Under the Foreign Investment in Real Property Tax Act (“FIRPTA”), a person or entity purchasing a U.S. real property interest from a foreign person is required to withhold ten percent (10%) of the amount realized upon sale (gross sale price) from a foreign owner such as a Canadian.  I.R.C. § 1445 What that means, in effect, is that the Seller has to remit ten percent (10%) to the IRS.

This withholding ensures that any capital gain tax that may be owed by Seller is paid to the Internal Revenue Service (“IRS”).  For additional information about Canadians selling U.S. property, please see David Altro’s March 10, 2010 Blog, What Happens When a Canadian Sells U.S. Property? There are numerous aspects and exceptions to the withholding requirement which will not be discussed in this short blog.  Instead, let’s focus on how to figure out the Seller’s tax basis and taxable gain upon sale.

In terms of capital improvements that will bump up your basis, here is what the IRS may be looking for…

Many home improvements are capital improvements and are tax deductible if the home improvements add value to your home, prolong its useful life for more than one (1) year, adapt it to new uses, increase its functionality or restore damaged property.  Keep in mind that these improvements must increase the value of the home.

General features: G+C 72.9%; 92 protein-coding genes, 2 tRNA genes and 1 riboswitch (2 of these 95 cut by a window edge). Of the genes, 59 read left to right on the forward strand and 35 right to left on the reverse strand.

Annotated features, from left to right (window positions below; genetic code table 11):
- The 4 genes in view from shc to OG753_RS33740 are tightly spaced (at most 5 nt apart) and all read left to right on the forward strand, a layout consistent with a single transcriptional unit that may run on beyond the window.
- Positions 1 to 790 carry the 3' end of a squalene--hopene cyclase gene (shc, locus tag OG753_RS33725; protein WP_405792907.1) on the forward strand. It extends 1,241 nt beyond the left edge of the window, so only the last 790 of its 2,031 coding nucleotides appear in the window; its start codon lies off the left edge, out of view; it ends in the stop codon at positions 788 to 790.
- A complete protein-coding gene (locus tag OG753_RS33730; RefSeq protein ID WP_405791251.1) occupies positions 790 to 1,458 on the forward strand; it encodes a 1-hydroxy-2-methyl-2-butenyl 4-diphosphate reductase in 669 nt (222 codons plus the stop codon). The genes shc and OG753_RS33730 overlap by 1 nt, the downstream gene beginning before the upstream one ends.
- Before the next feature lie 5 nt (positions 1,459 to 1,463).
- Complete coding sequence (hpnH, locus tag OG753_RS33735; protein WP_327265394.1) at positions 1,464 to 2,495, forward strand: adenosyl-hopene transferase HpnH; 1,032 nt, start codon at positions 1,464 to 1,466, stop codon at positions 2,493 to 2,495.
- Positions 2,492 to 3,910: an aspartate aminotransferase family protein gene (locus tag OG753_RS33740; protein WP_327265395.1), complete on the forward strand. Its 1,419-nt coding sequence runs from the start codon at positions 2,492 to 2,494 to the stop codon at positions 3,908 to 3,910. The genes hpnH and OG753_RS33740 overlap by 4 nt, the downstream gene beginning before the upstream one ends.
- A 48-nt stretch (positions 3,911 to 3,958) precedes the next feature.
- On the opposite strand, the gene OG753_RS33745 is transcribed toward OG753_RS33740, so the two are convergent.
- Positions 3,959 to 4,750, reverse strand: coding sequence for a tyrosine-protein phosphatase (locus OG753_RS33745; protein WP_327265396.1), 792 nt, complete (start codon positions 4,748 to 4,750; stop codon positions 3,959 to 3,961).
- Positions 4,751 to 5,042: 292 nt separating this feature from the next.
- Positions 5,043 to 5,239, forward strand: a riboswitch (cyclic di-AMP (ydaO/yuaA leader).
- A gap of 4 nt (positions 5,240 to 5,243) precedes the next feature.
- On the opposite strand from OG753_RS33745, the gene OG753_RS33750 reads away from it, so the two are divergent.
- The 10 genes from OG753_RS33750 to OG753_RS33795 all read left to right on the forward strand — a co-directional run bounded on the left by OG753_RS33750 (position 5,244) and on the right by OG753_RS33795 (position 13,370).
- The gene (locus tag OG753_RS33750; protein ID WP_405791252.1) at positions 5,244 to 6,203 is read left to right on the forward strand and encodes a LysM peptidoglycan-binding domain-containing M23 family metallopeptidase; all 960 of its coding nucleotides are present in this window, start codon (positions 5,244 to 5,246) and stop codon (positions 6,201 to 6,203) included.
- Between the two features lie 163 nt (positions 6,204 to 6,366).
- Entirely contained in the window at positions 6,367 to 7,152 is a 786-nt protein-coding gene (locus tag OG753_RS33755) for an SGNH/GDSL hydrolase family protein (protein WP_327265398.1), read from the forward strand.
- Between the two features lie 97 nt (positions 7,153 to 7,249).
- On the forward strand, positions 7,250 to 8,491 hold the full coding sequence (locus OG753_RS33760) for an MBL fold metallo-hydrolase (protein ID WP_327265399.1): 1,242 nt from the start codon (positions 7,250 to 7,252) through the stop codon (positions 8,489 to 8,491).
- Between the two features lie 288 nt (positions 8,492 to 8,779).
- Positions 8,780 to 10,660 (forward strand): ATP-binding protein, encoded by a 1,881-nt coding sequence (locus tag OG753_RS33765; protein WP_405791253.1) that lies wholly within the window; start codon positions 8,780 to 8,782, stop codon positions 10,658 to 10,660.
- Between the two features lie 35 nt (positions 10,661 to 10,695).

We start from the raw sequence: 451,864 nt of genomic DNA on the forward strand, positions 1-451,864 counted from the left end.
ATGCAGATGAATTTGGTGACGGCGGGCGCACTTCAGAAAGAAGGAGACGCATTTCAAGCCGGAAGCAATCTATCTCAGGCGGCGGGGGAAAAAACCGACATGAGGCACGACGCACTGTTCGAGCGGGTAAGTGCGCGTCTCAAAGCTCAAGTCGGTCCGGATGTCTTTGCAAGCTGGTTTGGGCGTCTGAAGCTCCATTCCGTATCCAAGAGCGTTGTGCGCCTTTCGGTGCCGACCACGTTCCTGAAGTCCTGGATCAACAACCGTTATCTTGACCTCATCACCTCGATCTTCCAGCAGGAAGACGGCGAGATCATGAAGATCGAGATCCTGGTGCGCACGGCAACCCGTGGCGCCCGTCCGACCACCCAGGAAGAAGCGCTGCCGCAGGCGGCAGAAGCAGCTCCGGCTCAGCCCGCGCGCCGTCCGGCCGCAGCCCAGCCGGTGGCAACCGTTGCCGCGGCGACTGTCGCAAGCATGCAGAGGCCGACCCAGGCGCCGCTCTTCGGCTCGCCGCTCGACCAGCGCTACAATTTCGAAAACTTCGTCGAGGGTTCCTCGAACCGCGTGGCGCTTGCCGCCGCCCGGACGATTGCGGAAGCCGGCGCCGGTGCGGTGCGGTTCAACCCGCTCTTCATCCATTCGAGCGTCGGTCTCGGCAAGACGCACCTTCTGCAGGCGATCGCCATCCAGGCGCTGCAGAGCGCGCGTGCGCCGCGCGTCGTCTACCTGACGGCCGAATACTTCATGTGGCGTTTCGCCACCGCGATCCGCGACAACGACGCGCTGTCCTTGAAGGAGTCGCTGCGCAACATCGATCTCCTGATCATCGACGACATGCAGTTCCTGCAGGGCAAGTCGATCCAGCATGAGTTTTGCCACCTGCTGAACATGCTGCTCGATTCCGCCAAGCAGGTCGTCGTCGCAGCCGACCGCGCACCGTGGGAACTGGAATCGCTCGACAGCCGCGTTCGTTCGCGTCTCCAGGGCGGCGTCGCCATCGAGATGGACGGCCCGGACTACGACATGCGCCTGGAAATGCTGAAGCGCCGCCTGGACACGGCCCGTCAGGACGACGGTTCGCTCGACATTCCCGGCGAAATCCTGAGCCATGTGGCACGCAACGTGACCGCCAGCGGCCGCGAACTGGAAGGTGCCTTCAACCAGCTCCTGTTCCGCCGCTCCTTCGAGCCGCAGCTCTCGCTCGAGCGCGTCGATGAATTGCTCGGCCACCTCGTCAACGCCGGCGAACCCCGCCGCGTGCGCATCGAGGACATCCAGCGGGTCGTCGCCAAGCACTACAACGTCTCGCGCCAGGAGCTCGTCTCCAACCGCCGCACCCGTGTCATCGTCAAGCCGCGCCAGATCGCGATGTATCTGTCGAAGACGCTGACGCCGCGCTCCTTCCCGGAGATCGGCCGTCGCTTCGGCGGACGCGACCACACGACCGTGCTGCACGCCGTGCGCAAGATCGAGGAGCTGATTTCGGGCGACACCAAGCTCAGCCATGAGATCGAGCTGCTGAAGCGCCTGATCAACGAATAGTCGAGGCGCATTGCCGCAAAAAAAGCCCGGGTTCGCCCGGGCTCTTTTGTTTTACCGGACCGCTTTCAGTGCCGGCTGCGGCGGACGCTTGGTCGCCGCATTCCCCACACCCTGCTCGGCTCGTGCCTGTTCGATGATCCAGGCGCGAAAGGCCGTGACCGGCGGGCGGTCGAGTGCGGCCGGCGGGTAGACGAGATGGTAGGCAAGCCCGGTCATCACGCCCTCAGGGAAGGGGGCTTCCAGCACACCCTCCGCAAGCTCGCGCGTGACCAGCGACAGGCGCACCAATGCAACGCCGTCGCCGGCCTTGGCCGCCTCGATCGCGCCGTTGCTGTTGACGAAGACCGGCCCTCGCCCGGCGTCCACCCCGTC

On the other hand, home repairs (that keep the property in good condition) are NOT home improvements according to the IRS.  For example, repainting the walls, patching the roof, installing wallpaper, replacing carpet, sealing the links, and repairing the windows are home repairs and considered maintenance.  These would not count in the analysis for bumping up your basis.

For a home, placing a fence, adding a room, installing a driveway, implementing a swimming pool, installing a new roof, setting a new built-in heating systems are capital improvements.  The IRS considers additions such as adding a bedroom, bathroom, deck, garage, porch or patio as capital improvements to the existing property.  Insulating your attic, walls and floors, including pipe and duct work are also considered capital improvements as well as adding new plumbing, a septic system, water heater or installing a new soft water system, filtration system.  You can also count adding a central humidifier, furnace or central air conditioning.

Interior improvements that count as capital improvements include adding built-in appliances and wall-to-wall carpeting, modernizing your kitchen or installing new floors.  Make sure to count any improvements you make to your lawn and grounds, such as paving your driveway, erecting a fence, walkway, putting in a retaining wall, sprinkler system or swimming pool.  Don’t forget about miscellaneous things such as installing a satellite system, central vacuum, storm windows/doors, a new roof, security system or wiring system.

Bottom line: Save your invoices and receipts for a future sale of your property.  Keep proof of the home’s purchase price and purchase expenses, receipts for all improvements or any worksheets you used to figure the adjusted basis of the home you sold (or are selling), the gain or loss on the sale, the exclusion and the taxable gain.

Be sure to take advantage of the capital improvements you made to increase your basis under FIRPTA!